Premier Stephen McNeil on election night.
Politicians of all stripes love to talk about transparency. They praise it, they throw around buzzwords like “open by default
” or, in the direct words of Stephen McNeil, promise to make Nova Scotia “the most open and transparent government in the country
.” None of these promises mean
much if you don’t read the fine print associated with them. There are nearly always exceptions, loopholes or bureaucratic tricks which ensure that,
even where information is technically open, in practical terms it remains off limits to the public.
Michael Karanicolas is a human rights advocate who works to promote freedom of expression, government transparency and digital rights. You can follow him on Twitter at @M_Karanicolas
The most recent case to hit the headlines involved Dalhousie University, which faced an information request from the Canadian Union of Public Employees about the number of full-time and part-time faculty at the school over the past decade. Although legally required to respond to the request, the rules around how much they can charge are more difficult to enforce. The university demanded $55,000 for the information
, claiming that it would take 1,845 hours to complete the request. While the information commissioner has said this is the biggest estimate she has ever seen, it is by no means an isolated case.
Last year, I was contacted by a journalist from Cape Breton who sought expense information for the mayor and five CBRM employees
and was told it would cost $42,804.50 to deliver the information. In both cases, the requesters are technically allowed to access the information, but that right is not worth very much in practical terms.
In addition to exorbitant pricing, another common challenge is delays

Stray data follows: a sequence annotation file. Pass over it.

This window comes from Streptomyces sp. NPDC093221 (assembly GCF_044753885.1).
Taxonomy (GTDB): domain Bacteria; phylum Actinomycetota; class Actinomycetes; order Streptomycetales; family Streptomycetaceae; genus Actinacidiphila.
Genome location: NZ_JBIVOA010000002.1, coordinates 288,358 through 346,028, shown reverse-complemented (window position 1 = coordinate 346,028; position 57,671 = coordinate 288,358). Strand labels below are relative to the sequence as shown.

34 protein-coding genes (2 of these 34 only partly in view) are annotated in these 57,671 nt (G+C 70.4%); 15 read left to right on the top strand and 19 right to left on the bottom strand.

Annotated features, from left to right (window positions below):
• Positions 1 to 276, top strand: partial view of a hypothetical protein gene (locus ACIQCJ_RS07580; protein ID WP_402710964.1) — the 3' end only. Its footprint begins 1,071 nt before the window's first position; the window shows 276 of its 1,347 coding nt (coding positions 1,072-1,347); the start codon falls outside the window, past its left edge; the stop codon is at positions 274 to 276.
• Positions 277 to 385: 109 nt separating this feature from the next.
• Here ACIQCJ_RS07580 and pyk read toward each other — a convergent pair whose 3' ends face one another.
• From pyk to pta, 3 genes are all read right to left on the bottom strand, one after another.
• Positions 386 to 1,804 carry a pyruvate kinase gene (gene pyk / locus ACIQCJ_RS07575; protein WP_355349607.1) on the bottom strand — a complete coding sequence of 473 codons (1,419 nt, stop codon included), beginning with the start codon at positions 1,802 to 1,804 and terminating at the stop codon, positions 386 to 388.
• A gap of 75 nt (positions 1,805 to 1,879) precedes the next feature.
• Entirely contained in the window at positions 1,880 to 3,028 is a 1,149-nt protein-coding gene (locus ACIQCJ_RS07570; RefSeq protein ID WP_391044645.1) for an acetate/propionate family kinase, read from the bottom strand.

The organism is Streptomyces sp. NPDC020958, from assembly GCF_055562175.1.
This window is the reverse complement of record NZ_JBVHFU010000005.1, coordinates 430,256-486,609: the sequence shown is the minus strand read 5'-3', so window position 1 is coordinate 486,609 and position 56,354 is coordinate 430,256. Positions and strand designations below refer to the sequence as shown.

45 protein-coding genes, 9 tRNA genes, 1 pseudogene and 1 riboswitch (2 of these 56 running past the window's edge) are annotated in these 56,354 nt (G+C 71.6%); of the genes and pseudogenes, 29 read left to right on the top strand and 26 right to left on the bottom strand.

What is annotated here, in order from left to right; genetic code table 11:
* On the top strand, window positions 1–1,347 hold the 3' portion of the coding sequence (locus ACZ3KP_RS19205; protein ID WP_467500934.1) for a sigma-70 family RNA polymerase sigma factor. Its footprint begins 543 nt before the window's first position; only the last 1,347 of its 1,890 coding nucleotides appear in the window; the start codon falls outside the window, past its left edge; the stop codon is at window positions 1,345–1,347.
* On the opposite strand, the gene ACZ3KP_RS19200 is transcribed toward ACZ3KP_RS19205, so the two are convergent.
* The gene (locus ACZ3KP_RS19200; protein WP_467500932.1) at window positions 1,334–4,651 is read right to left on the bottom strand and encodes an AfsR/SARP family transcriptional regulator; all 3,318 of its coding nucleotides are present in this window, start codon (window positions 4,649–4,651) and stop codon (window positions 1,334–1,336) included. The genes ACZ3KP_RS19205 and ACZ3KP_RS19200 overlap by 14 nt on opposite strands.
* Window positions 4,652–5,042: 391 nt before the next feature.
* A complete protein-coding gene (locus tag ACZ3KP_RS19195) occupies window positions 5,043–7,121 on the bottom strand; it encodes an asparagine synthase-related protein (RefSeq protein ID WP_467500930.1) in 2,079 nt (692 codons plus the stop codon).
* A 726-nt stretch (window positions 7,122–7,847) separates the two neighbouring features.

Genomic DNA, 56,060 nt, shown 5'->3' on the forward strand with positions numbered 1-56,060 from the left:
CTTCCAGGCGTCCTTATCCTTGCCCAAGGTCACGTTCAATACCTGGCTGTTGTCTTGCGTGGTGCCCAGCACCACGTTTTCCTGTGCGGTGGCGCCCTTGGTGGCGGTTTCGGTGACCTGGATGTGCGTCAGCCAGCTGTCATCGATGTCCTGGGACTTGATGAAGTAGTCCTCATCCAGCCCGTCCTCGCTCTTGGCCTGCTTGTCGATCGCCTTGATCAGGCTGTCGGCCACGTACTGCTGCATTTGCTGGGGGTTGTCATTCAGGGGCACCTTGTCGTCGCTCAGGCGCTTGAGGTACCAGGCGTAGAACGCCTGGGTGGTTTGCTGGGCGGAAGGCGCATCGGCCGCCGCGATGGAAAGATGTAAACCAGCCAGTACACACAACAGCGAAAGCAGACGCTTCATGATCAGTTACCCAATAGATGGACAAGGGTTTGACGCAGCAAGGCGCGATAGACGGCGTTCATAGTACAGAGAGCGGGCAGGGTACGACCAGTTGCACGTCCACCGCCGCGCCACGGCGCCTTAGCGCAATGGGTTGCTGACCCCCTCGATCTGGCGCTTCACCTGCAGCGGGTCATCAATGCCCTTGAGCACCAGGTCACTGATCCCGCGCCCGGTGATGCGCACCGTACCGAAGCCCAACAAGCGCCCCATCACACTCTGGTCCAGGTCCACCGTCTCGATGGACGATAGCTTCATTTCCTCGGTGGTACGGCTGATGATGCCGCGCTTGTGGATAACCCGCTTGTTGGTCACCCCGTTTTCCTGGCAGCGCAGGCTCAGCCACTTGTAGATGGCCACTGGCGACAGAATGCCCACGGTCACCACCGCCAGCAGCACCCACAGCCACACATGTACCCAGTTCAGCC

. Across Canada, our freedom of information systems are
notorious for their backlogs. A request for files from an RCMP corruption investigation came back with an estimate that the information would take 80 years to review
. Earlier this year, the Canada Border Services Agency
decided that the best way to deal with ballooning backlogs in their access to information system was to ask requesters who had been waiting years to simply abandon their requests
Even where information is made available, there are
a range of technical or accessibility challenges which can still put it out of people’s reach. A recent study found that Nova Scotia’s public tendering website was riddled with broken links
. The province’s FOIPOP portal has been down for months now,
after its shoddy security led to an infamous breach earlier this year.
And of course, the ability to get your hands on any information about what the government is up to depends on them leaving a paper trail in the first place. In 2016, Stephen McNeil told reporters that when he has to do sensitive policymaking work, he prefers to use the phone
, in order to ensure that there are no records that the public might later request. Nova Scotia’s former finance minister claimed that the use of private email accounts was rampant
for the same reason. The premier has brushed aside calls from the information commissioner to institute a duty to document, which would require officials to leave an official record of their deliberations.
All of these are hallmarks of a broken system. Accountability and oversight are never pleasant,
and given a choice, many people would rather avoid them. But that’s not how democracy is supposed to work. Transparency systems are a lot like the tax code: You have to design them under the assumption that people will try and cheat, but to make it as difficult as possible to do so. These examples show that there is much more work to do. Nova Scotians need to demand better.
Opinionated is a rotating column by Halifax writers featured regularly in The Coast. The views published are those of the author.